Jourdain’s Jump; Temple’s Nick Jourdain prepares for bigger role in second season
Photo Courtesy of: @TUMBBHoops
In the summer of 2018, local AAU program New Jersey Playaz featured two current Temple basketball players on its roster: Khalif Battle and Nick Jourdain.
Battle was easy to spot as a likely collegiate star. He was one of the team’s premier scorers and saw plenty of time on the floor. Jourdain, on the other hand, did not play a ton for the team and was a center with limited game outside of the restricted area.
Embracing his game as a work in progress, Jourdain has turned himself into a wing that can still hold his own down on the block.
“He was one of the last guys off the bench (in AAU),” Battle said. “To see where he is right now, where he’s (going to) play major minutes and have a major impact, I’m really happy.”
The next leap for Jourdain will be holding down that major role within a collegiate program that’s been just as much of a project as he is. The 6-8 forward spent his summer honing his defensive craft and trying to become the “lockdown shooter” that this team needs.
His growth into a wing player that will be counted on to defend multiple positions is unlike any role he has ever had before, but it’s one that has been years in the making.
“Once I graduated high school, all I really did was drop off dunks and block shots. There was really nothing more to my game that I could do at a high level,” Jourdain said. “Slowly at prep school, I started progressing. My versatility, my shooting, my ball handling, getting stronger …. Once I got to Temple, it all amplified. It all happened so fast.”
Since arriving on campus, Temple head coach Aaron McKie said that he’s seen the most growth in the awareness of Jourdain’s game, emphasizing that the freshman forward needs to simplify the game with the ball in his hands. The adjustment, Jourdain says, is all about working within another new role.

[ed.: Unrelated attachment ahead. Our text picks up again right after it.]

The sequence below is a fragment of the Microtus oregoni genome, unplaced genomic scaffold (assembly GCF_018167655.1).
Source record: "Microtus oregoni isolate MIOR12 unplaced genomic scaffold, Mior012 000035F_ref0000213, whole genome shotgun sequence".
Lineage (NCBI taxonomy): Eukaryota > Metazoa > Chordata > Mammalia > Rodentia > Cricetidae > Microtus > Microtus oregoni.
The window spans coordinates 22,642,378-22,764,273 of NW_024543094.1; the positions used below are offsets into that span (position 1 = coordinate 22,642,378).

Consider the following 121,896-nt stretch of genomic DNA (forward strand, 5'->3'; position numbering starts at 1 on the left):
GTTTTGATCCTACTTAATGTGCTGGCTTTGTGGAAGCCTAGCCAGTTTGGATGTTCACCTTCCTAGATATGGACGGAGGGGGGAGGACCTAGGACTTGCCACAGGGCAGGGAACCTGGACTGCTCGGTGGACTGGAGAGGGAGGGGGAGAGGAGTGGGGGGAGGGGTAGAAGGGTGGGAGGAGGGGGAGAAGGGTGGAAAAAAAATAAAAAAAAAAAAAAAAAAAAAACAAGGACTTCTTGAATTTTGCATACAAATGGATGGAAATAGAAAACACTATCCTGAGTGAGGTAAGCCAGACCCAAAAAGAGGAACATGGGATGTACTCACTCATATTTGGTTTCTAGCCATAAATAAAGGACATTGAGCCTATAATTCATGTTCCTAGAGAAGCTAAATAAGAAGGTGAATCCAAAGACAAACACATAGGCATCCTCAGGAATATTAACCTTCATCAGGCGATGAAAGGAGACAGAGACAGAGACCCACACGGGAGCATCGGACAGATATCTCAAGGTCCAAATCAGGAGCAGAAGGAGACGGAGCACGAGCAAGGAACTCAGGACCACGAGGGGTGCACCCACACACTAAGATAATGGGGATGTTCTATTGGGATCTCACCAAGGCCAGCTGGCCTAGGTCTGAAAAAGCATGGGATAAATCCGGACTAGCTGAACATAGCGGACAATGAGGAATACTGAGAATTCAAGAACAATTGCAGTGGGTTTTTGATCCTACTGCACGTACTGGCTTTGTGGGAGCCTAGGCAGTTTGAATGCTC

It’s why the Clifton, NJ. native didn’t see many minutes in the early part of his first season with the program. McKie wanted him to watch and bulk up a little bit before he was “thrown into the fire” of facing the experienced, tough frontcourts of the American Athletic Conference.
Jourdain feels as though he’s seeing one of his fiercest opponents every single day in practice. Fellow frontcourt mate Sage Tolbert, who is as strong as anyone the Owls may face this season, has forced Jourdain to assert himself on the floor during practice.
“Now, I think instead of taking the elbows, he’s throwing the elbows,” Battle said of Jourdain, commending how tough he’s gotten in the last year. “Toughness wins games and I think he brings toughness to our team.”
To project what Jourdain’s role may look like this season, looking back at his three starts at the end of last season offers some good insight.
The tenants of his game, quality defense (two blocks per game) and rebounding (3.7 per game) were there, but nothing shone through quite like his offensive growth. He averaged seven points per game on 7 of 13 shooting (53.8%) and 5 of 7 from beyond the arc (71.4%) in that three-game stretch.
“He’s got a pretty good feel for the game,” McKie said. “We just have to get him to play on-balance for us and use his legs more. He can play inside for us, he can play outside for us and does a really good job.”
Coupling his shotmaking ability and with his traditional work down low both offer a complete package as a modern day power forward. The skillset could help ease the pressure of scoring and facilitating on a young backcourt that doesn’t have a ton of game experience together.
However, both player and coach alike will tell you that he’s still growing as he looks to create opportunities for himself and others. McKie said that Jourdain can get “excited” and that the staff is preaching for him to “slow things down” on the floor — a common problem in the adjustment to the collegiate level.
“I used my feel for the game in different ways,” Jourdain said. “This year, now that I’m getting on the ball more and making plays at the four spot, I’ll be able to really show my passing ability.”
Defensively, one aspect of Jourdain’s game that McKie highlighted during media availability was his ability to show on screens, using his ability and athleticism to attack opposing playmakers in the pick-and-roll. Being able to do that will offer Temple’s defense a reprieve from some of the explosive guards of the American getting to the rim and shows just how effective Jourdain can be guarding one-through-five on the floor.
Jourdain said he got a ton of one-on-one practice over the summer with Battle, Quincy Ademokoya, Jahlil White and Tai Strickland, all of which offer a chance for him to work on guarding smaller guys. It’s the exact blueprint for the modern-day “four” in basketball, a true difference maker all over the floor.
It’s not exactly the role someone may have projected for Jourdain a few years ago. However, he was always certain he’d find his way to this spot.
“I always had that belief in myself,” Jourdain said. “It’s just crazy how it all came together.”